Mombasa Road, Uhuru Highway and Waiyaki Way have for the last year been a mess as far as traffic is concerned. So bad is the traffic on these three roads that are indeed one long stretch cutting through the city, that it has become a normal part of life for those who use it.
Since President Mwai Kibaki, now retired, took over in 2003, Nairobi has always had several road construction projects going on.
As he officially opened Thika Road, the expansion of which was so hyped and anticipated that it has since been called a superhighway, President Kibaki spoke to what the Government hoped to accomplish.
“We are marking success of not just the roads but the network of roads deliberately designed to save time, improve access and ensure vehicle owners are saved from the wear and tear caused by poor roads,” he said.
While access has been improved, the perpetual complaints about the traffic prove that time is still not being saved – a report in 2019 stated that more than $1 billion is lost each year in Nairobi’s traffic jams. The construction of roads continues, in the meantime, and the latest cause of chaos is the Nairobi Expressway, an elevated toll road from near Jomo Kenyatta International Airport all the way to Rironi.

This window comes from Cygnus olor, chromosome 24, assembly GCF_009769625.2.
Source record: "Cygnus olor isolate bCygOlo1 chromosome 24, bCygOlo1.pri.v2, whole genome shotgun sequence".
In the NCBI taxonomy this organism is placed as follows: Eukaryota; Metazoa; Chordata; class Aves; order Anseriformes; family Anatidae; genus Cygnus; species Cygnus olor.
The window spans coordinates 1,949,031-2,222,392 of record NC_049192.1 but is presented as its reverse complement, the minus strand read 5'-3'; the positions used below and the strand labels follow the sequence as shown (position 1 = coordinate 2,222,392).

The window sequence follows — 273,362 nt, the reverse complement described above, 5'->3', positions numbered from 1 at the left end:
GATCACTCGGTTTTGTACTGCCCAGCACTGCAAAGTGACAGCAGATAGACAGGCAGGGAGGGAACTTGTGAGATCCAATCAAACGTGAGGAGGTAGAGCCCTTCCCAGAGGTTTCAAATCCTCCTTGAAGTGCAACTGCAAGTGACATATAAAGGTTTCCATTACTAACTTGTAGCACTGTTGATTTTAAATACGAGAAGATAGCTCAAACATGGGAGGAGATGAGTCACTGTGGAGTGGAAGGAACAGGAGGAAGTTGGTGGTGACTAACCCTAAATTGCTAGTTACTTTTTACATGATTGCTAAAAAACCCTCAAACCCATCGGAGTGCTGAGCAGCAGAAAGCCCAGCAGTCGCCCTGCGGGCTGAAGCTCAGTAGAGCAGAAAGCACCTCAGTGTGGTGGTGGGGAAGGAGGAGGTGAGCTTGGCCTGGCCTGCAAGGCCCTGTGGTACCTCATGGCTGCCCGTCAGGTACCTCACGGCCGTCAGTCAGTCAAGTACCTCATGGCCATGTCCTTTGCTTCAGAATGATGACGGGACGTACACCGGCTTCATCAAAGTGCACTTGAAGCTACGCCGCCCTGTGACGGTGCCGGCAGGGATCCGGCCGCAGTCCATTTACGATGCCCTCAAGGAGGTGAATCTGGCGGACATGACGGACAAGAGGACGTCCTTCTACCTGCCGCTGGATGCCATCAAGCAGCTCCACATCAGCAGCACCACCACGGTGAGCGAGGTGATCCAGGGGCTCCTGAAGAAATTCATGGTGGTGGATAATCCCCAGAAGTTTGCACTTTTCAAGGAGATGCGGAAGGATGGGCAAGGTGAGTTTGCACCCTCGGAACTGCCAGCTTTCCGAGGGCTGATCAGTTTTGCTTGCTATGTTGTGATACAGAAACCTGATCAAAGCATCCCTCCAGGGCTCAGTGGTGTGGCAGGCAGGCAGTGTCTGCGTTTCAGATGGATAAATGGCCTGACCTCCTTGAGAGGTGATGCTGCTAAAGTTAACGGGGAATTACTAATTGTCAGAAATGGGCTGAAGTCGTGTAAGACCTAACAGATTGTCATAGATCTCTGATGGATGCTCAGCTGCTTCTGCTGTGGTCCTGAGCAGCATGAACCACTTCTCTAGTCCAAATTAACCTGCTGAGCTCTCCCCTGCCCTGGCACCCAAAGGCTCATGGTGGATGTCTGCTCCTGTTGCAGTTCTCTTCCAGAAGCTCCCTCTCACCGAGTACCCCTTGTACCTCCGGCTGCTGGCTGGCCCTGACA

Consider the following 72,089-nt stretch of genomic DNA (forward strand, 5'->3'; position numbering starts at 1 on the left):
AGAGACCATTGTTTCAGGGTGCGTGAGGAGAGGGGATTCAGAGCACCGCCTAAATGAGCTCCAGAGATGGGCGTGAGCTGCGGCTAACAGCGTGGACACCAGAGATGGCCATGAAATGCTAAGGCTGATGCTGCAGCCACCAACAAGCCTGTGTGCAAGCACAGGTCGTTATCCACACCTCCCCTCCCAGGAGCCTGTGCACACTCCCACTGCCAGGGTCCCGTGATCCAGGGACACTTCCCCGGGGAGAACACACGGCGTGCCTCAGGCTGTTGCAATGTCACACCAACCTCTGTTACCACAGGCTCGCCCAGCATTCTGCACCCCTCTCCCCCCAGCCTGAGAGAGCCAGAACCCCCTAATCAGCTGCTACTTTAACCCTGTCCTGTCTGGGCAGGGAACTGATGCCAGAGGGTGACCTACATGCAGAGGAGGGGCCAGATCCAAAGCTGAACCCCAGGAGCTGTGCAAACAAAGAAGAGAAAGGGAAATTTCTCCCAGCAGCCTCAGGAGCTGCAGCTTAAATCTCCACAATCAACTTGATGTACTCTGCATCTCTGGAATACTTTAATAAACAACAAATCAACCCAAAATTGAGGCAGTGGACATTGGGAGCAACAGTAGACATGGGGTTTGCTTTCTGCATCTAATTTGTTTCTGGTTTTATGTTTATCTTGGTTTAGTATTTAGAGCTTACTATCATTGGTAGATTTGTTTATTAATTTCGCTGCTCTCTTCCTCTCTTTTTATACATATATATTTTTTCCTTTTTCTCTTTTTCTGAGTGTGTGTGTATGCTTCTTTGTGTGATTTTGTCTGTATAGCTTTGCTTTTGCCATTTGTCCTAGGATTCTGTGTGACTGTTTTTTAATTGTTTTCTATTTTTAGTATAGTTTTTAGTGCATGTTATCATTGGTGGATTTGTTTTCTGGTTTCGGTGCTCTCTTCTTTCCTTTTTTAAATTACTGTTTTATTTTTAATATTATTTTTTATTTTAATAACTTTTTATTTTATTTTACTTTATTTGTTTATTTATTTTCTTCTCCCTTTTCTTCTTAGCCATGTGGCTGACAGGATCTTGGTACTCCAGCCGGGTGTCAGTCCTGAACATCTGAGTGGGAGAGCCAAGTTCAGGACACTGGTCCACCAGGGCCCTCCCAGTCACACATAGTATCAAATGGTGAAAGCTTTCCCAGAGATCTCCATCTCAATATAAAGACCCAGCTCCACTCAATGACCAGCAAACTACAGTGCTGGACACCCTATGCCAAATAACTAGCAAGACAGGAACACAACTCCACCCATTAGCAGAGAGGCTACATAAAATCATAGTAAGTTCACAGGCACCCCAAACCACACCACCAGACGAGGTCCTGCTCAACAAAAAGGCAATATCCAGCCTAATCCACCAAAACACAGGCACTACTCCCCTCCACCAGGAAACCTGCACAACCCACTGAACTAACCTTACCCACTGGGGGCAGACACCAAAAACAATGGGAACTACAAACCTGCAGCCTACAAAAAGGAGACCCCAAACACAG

Earlier this year, the Kenya Urban Roads Authority announced its intention to set up an Intelligent Transport Management System, which it had trialled at several spots in the capital city.
The intention of the system is to improve traffic efficiency and flow and suggests, for the first time, that technology could soon come to the aid of Nairobi’s traffic problem.
In today’s edition of the Safaricom Newsroom podcast, Evelyn Wambui sought to find out whether technology will help solve Nairobi’s traffic problem.
Listen to the podcast below: